Re: (NAMD2.7b1) loadtotalforces gives output even when there are no forces in system

From: Aoife Fogarty (
Date: Tue Mar 15 2011 - 13:15:04 CDT

Hi all,

Hugh, thank you very much for the pointer. Yes, indeed, the noise in
the forces turned out to be a combination of random forces from
Langevin dynamics, and not doing a full electrostatics evaluation
every timestep. (The other MD programs I mentioned use a Berendsen

However, even in NVE loadtotalforces still outputs a (not noisy) force
on the two hydrogens and the oxygen, less than 1 kcal mol-1, in my
test case of a "water" molecule alone in a box with all charges set to
zero, as I described before. The total force on the molecule is zero,
therefore these forces are obviously intramolecular forces, even
though the molecule is rigid. (I'm using "rigidBonds all", and indeed,
when I check the output trajectory file, the molecule really is rigid.)

In my NVE simulation of a box of SPC/E water, again, the total force
on each molecule corresponds to that calculated by another MD program
(DL_POLY, where water molecules are implemented as rigid bodies) but
the individual forces on the atoms do not. Again, this suggests there
are intramolecular forces, even though the molecule is rigid. These
are present whether I use SETTLE or SHAKE to constrain the water

It was my understanding that with SHAKE, the velocities and positions
at t+dt are first calculated for the unconstrained system (using
velocities, positions and forces at time t), and then adjusted to
satisfy each constraint. So, when the forces at time t were
calculated, it was from a configuration where all the bond lengths and
angles were at their equilibrium (constrained) values, i.e. bond and
angle forces should have been zero. So where are these intramolecular
forces in rigid water coming from? Does anyone know if the forces I
just described are not actually the forces loadtotalforces outputs?

If not, does anyone know of a way to implement genuine rigid bodies in
NAMD, rather than using SHAKE or SETTLE? (Note- I'm not talking about
fixing atoms, but about rigid molecules whose centre of mass undergoes
dynamics in the usual way but which have fixed internal coordinates.)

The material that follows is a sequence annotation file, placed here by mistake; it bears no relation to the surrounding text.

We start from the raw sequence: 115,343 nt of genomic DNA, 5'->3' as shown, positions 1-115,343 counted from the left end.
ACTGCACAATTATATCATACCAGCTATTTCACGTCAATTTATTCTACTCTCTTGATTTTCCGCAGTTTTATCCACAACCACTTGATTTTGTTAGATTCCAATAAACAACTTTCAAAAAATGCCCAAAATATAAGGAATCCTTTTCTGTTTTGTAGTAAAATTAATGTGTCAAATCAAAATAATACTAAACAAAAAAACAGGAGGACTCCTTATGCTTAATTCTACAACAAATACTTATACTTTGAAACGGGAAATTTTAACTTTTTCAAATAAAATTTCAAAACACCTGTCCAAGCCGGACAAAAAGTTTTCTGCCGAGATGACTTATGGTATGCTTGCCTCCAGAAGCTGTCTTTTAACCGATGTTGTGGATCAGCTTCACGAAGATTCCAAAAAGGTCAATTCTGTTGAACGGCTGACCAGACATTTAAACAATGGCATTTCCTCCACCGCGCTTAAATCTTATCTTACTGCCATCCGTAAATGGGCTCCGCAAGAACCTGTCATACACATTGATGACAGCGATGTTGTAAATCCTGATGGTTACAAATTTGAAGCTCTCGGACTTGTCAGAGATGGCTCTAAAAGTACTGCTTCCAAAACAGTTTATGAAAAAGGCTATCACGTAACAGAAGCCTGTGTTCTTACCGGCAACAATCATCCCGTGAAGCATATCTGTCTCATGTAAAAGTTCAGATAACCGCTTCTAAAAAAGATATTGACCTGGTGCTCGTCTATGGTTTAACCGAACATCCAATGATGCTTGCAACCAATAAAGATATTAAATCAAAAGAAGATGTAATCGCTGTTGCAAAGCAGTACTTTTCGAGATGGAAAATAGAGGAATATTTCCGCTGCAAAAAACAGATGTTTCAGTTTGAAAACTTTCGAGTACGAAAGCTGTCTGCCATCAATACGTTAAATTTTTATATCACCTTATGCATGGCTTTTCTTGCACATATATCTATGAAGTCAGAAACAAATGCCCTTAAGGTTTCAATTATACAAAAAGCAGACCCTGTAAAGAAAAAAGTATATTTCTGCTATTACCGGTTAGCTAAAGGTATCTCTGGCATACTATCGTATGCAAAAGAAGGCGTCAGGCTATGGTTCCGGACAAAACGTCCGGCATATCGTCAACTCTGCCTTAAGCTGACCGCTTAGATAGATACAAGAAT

(And thanks again, Hugh.)
Aoife Fogarty

Thanks againQuoting Hugh Heldenbrand <>:

> If you are using a thermostat that should be putting random forces
> on the atoms, shouldn't it?
> -Hugh Heldenbrand
> Graduate Student
> University of Minnesota
> On 03/07/2011 03:43 AM, Aoife Fogarty wrote:
>> Hello all,
>> I need to output the forces on certain atoms at each timestep in my
>> simulation. As a test case, I took an equilibrated box of SPC/E
>> water, did NVT at 300 K with PME and printed the forces on every H
>> atom at every timestep using loadtotalforces. (Being SPC/E water,
>> these forces should be purely electrostatic)
>> The relevant part of the tcl script is below. The entire tcl
>> script, output force files, and other input and output files are at
>> with the output force files in the format: timestep, magnitude of
>> force on H, x component of force, y component, z component
>> The output forces (magnitude and x y and z components) are quite
>> noisy, making them impossible to use afterwards. This doesn't seem
>> normal to me. I've tested with a couple of other MD programs (YASP,
>> DL_POLY) and the forces should change smoothly with time.
>> To try and track down where this noise was coming from, I did an
>> NVT run of one "water" molecule in a simulation cell by itself, but
>> with the O and H charges set to zero in the psf file. The box
>> length is larger than twice the cutoff for van der Waals. There
>> should be no forces at all on the water molecule in this case. And
>> indeed, all energies except kinetic are zero.
>> However, loadtotalforces still outputs a force on the two hydrogen
>> atoms! It is about 1.5 kcal mol-1 A-1 in magnitude, and extremely
>> noisy with time. I suppose this is where the noise in the "proper"
>> simulations with normal density water and correct parameters comes
>> from. However, does anyone know what the source of this mysterious
>> force is? It seems rather strange to me. Has anyone else noticed
>> this before?
>> Best wishes,
>> Aoife Fogarty
>> relevant part of tcl script:
>> proc calcforces {} {
>> global numatoms force_freq numwatmol watmols file
>> set frame [getstep]
>> # load the forces
>> if {int(fmod([expr $frame-1],$force_freq))==0 && ([expr $frame-1]!=0)} {
>> loadtotalforces p
>> # get force on H atoms
>> for {set i 1} {$i <= $numwatmol} {incr i 1} {
>> if {[array exists p]} {
>> set h $watmols($i)
>> set j [expr $h + 1]
>> set k [expr $h + 2]
>> set fileHef1 [open "force_on_H$j.dat" "a"]
>> set fileHef2 [open "force_on_H$k.dat" "a"]
>> set f1 $p($j)
>> set f2 $p($k)
>> set f1x [lindex $f1 0]
>> set f1y [lindex $f1 1]
>> set f1z [lindex $f1 2]
>> set f2x [lindex $f2 0]
>> set f2y [lindex $f2 1]
>> set f2z [lindex $f2 2]
>> set forcmag1 [expr {sqrt($f1x*$f1x + $f1y*$f1y + $f1z*$f1z)} ]
>> set forcmag2 [expr {sqrt($f2x*$f2x + $f2y*$f2y + $f2z*$f2z)} ]
>> puts $fileHef1 [list $frame $forcmag1 $f1x $f1y $f1z]
>> puts $fileHef2 [list $frame $forcmag2 $f2x $f2y $f2z]
>> close $fileHef1
>> close $fileHef2
>> }
>> }
>> }
>> }
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